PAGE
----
"What's most important to me is that I can drive my baby around. It's the worst thing to me to have to entrust him to a driver, even though I'm always with him in the car.
"I wore white tonight because it's the colour of peace. I feel like a butterfly... No, a bird. I feel free like a bird."

As driving ban ends, Saudi Arabia’s women take to the roads with joy and relief

The Washington Post covers women driving in a June 24, 2018 story by Kareem Fahim. You can link to the story here, and the text is pasted below.
After midnight, on June 24, the day the ban on women driving in Saudi is lifted, Ahd Niazy's mother, Dania Alagili, 47, parks the car after taking her family for a stroll for the first time in the streets of Jeddah. (Iman Al-Dabbagh/For The Washington Post)
–With her husband in the passenger seat and her daughter cheering her on, Dania Alagili guided her sport utility vehicle onto the King Abdulaziz Road early Sunday, breaking a barrier by becoming just another Saudi driver in the roaring traffic.  
 “This is a day I’ve been waiting for,” she said. “For the last 30 years.” 
 Saudi Arabia allowed women to drive for the first time on Sunday, lifting a ban that was the last of its kind in the world and one that had come to symbolize the kingdom’s harsh subjugation of women.   
In an effort to modernize the country, Crown Prince Mohammed bin Salman has eased some social restrictions. And by the standards of the Saudi Arabia, an absolute monarchy guided by an ultraconservative religious creed, reforms that seemed like the barest of innovations – like the lifting of the driving ban or the opening of cinemas – are viewed by many here as revolutionary, if long overdue.  
 That Alagili, 47, had earned her driving license 23 years ago, in the United States, did nothing to dampen the joy on Sunday of driving in her own city, on her own roads, on her own. 
Without the driving privileges, and dependent on men, “I felt heavy, tied back,” she said.   
 She headed to her father’s house, knowing he would want to share the moment with his only daughter. “For women it’s a big deal. And for the men who supported us,” she said.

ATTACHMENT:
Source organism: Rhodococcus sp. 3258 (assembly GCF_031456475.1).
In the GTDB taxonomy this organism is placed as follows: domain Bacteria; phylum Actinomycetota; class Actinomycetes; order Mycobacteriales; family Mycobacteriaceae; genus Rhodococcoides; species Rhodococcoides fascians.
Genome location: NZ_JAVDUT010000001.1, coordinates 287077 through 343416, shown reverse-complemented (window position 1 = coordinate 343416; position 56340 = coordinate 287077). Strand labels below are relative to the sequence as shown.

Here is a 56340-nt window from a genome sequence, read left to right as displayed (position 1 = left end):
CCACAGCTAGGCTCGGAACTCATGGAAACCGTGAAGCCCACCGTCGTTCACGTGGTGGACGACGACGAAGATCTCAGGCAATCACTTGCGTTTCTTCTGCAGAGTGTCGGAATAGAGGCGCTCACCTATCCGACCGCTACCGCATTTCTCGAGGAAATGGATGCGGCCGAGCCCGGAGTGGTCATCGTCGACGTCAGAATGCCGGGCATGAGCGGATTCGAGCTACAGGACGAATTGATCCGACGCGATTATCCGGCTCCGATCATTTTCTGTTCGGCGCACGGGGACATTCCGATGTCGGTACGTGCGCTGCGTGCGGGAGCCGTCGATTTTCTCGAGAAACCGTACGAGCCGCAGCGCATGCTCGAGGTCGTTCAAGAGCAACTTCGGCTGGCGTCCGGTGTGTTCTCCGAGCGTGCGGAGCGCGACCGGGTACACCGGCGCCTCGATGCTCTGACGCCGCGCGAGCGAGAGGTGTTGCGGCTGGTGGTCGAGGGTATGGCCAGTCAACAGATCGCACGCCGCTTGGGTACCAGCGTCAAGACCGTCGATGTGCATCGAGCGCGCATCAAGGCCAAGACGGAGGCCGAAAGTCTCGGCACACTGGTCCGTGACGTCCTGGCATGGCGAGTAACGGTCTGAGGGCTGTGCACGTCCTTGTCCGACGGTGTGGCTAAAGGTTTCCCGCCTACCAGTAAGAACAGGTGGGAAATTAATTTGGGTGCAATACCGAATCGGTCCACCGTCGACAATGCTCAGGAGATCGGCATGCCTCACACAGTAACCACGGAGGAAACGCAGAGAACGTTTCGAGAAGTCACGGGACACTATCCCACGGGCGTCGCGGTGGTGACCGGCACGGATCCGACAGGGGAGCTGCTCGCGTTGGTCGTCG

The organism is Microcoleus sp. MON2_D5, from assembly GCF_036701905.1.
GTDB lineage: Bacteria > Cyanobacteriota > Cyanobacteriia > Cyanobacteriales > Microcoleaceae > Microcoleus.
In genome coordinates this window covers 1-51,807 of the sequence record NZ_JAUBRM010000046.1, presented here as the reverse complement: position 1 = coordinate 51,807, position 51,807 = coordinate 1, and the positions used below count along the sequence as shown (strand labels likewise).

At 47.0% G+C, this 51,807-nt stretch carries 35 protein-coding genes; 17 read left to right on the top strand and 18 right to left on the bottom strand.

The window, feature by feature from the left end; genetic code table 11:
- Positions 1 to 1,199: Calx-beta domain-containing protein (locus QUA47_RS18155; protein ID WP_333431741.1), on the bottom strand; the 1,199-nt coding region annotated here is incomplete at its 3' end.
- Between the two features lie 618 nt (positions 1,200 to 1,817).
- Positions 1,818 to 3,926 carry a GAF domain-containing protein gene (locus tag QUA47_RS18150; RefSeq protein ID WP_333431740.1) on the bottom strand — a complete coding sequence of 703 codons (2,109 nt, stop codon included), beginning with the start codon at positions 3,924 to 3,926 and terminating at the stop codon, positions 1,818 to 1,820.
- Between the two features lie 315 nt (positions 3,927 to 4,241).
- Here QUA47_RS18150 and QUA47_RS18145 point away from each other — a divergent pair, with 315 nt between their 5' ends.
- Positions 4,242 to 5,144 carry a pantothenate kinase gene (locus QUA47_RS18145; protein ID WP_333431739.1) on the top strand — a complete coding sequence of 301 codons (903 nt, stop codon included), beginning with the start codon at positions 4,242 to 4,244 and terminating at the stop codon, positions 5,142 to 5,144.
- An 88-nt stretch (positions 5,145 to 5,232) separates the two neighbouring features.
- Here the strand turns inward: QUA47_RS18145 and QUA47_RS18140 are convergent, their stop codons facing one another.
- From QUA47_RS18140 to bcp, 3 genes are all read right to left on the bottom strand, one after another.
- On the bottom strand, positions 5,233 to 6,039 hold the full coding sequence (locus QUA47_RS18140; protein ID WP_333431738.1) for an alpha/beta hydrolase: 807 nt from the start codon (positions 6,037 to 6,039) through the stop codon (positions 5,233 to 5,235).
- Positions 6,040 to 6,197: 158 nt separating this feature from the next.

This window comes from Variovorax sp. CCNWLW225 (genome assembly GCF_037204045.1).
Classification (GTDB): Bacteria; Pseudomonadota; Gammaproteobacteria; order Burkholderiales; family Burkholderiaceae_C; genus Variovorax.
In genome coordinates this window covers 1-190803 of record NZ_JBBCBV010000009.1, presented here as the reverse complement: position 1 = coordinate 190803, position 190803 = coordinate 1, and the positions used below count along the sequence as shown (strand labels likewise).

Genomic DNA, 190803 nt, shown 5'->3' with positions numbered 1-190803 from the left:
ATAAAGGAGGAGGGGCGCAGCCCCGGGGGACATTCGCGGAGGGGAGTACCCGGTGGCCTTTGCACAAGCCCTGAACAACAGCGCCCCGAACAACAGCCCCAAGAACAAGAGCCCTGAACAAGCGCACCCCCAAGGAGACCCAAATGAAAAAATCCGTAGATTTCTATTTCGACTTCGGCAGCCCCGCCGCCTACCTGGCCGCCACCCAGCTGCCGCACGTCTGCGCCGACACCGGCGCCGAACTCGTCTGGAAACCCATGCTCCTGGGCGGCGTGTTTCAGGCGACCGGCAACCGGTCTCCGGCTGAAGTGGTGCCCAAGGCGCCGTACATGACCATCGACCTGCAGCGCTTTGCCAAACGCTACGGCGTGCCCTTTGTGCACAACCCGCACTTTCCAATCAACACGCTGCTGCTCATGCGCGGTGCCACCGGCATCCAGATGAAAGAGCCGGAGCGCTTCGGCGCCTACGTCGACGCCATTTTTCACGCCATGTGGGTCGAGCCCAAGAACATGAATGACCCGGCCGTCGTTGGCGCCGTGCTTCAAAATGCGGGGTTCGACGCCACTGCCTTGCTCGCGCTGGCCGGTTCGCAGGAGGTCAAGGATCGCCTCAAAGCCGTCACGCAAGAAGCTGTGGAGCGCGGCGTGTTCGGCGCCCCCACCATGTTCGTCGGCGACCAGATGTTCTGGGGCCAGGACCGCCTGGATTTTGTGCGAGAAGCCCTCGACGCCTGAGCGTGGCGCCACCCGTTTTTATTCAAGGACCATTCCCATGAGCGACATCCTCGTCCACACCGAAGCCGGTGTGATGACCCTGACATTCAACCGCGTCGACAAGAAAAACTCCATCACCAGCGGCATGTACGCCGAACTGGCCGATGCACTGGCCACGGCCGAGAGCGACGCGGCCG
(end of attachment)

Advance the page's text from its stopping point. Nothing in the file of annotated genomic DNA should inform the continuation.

Ahd Niazy tells her mom, Dania Alagili , how proud she is of her. (Iman Al-Dabbagh/For The Washington Post)

 Cars raced by on the King Abdulaziz Road, a harrowing stretch of freeway that is also perhaps an argument for reevaluating the driving privileges of some of the men in Saudi Arabia. 
"You’re doing great momma,” her daughter, Ahd Niazy, 23, said from the back seat. Hany Niazy, Dania’s husband, called the couple’s other daughter, Layal, 19, who lives in Washington, D.C.  Her face appeared on his phone.
 “Momma how do you feel?” Layal asked.  
 “I feel great,” he mother said. “I feel wonderful. I am born today.”  

Saturday, June 23, 2018

It's Official --- Saudi Women Drive!!!!!

Nine years after I started this little blog, I am so happy to be at my computer, counting down the minutes until women in Saudi Arabia will be able to drive legally. Over all these years, reading about the issue from so many angles, it was still such a delight to learn the news last September that the ban would be lifted at last.

And now the day is here. People are sending out tweets of congratulations. Women are tweeting that they are getting ready to drive. Others are tweeting to women to take the responsibility of driving seriously. And the world watches.  Another tweet mentions that filming and photographing women drivers in order to mock them is forbidden and punishable by fines and even prison. I trust that cool heads will prevail and people will be mature about this change.

Fortunately, Saudis like to stay up late, so I think those who go out driving in 47 minutes (yikes it's coming up soon) will find that there a lots of people on the road. I hope there will be some peaceful celebrations and ululations (zaghareed).

My novel, A Caravan of Brides, has a chapter in it imagining that on the first day of women driving (set in 2018 by pure luck) that women stand on the steps at the Traffic Department and let out zaghareed. I don't think that will happen tonight, but maybe someday.

Now it is nine minutes to midnight. Now it is two minutes. I eagerly await coverage of the day, especially what people post about their first drives. 

It is so wonderful to be alive to see this change take place.

And now, the moment has arrived. Congratulations and Hallelujah!!!!!